Why does SAS use January 1, 1960, as its arbitrary reference date? How do you convert a value such as 27 January 2003 into a SAS date? How do you put a date into a filename, or label an Excel worksheet with the date?
You’ll find the answers to these questions and much more in Derek Morgan’s The Essential Guide to SAS Dates and Times, Second Edition
, which makes it easy to understand how to use and manipulate dates, times, and datetimes in SAS. Updated for SAS 9.4, with additional functions, formats, and capabilities, the Second Edition has a new chapter dedicated to the ISO 8601 standard and the formats and functions that are new to SAS, including how SAS works with Universal Coordinated Time (UTC).Novice users will appreciate the new “Troubleshooting” appendix, which discusses questions common to newer SAS users in a conversational way and provides clear examples of simple solutions to these questions. Both novice and intermediate users will find the clear, task-based examples on how to accomplish date-related tasks and the detailed explanations of standard formats and functions invaluable. Users working with intervals will appreciate the expanded discussion of the topic, which details the new custom interval capability, among other enhancements to intervals.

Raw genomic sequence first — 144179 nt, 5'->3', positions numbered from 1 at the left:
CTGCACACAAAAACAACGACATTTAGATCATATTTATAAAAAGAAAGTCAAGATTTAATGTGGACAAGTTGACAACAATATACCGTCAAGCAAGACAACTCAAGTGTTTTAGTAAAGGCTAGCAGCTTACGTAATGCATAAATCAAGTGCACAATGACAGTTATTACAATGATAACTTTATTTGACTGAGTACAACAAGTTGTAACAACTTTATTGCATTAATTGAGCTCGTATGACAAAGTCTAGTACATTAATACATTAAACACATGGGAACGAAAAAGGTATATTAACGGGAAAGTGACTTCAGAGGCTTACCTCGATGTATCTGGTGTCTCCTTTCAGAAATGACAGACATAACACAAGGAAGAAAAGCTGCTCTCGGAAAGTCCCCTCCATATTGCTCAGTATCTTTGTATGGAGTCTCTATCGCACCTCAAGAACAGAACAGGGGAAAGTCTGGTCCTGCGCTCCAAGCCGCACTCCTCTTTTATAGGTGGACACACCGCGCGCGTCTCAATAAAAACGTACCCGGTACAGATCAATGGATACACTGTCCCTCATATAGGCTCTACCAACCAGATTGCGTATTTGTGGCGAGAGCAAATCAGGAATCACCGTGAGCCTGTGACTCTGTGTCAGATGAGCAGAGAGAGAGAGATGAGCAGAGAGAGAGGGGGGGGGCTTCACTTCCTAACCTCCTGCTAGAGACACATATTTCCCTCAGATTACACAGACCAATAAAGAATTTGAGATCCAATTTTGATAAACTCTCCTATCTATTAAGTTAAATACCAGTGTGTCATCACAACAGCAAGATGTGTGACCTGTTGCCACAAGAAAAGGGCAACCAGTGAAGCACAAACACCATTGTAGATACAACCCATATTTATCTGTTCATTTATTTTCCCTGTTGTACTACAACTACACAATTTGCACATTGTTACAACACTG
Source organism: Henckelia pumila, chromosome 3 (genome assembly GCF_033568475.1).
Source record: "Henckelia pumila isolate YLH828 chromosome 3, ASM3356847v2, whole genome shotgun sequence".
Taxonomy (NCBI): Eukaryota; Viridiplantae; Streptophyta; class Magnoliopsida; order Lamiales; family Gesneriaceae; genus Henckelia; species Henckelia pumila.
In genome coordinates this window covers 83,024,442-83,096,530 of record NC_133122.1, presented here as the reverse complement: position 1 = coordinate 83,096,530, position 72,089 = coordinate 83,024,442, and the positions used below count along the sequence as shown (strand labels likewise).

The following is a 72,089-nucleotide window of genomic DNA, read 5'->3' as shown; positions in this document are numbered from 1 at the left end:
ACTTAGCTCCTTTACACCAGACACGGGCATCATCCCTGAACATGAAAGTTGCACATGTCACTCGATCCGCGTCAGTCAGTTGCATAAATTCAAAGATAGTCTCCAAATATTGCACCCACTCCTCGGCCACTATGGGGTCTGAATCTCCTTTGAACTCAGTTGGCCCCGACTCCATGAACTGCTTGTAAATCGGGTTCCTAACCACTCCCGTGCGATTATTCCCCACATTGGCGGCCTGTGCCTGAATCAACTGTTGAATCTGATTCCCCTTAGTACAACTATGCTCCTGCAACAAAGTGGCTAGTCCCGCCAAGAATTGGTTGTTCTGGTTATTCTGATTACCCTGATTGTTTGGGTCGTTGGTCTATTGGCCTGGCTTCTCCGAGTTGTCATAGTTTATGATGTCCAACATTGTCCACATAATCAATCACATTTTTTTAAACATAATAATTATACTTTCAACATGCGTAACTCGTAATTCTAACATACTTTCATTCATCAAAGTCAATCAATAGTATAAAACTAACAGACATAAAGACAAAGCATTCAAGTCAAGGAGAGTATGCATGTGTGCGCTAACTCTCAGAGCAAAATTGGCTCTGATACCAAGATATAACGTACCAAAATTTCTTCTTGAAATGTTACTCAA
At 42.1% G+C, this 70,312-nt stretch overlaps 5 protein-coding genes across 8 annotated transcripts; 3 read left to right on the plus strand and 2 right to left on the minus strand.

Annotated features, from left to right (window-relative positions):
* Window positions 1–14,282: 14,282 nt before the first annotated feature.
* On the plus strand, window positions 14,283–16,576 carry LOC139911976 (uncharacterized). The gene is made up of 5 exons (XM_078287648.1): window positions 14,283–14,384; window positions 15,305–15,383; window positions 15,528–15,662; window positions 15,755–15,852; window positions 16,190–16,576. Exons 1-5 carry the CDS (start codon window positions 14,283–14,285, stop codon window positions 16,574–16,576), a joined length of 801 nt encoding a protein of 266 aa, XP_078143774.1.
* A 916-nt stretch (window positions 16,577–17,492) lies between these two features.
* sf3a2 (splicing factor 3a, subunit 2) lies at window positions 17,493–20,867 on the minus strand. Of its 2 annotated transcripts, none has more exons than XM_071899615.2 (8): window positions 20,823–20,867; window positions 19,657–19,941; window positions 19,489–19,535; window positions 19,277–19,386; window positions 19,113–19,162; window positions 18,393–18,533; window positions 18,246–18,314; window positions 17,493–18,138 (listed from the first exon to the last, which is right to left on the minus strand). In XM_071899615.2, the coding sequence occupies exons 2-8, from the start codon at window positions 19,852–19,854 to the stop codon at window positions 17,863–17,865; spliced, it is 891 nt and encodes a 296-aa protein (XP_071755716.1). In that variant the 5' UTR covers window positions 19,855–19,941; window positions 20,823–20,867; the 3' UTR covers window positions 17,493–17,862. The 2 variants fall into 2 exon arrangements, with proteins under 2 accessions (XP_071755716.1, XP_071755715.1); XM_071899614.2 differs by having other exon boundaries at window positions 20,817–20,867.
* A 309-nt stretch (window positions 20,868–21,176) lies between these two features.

Users working with international dates and times will benefit from the detailed discussion of the NLS facility as it relates to dates and times. Included are bonus “Quick Reference Guides” that list both the standard date and time formats and the NLS date and time formats with examples. These guides illustrate how each format displays the same date, time, or datetime, so you can find the format you want to use at a glance.
The Essential Guide to SAS Dates and Times, Second Edition is the most complete and up-to-date collection of examples on how to write complex programs involving dates, times, or datetime values.
This book is part of the SAS Press Program.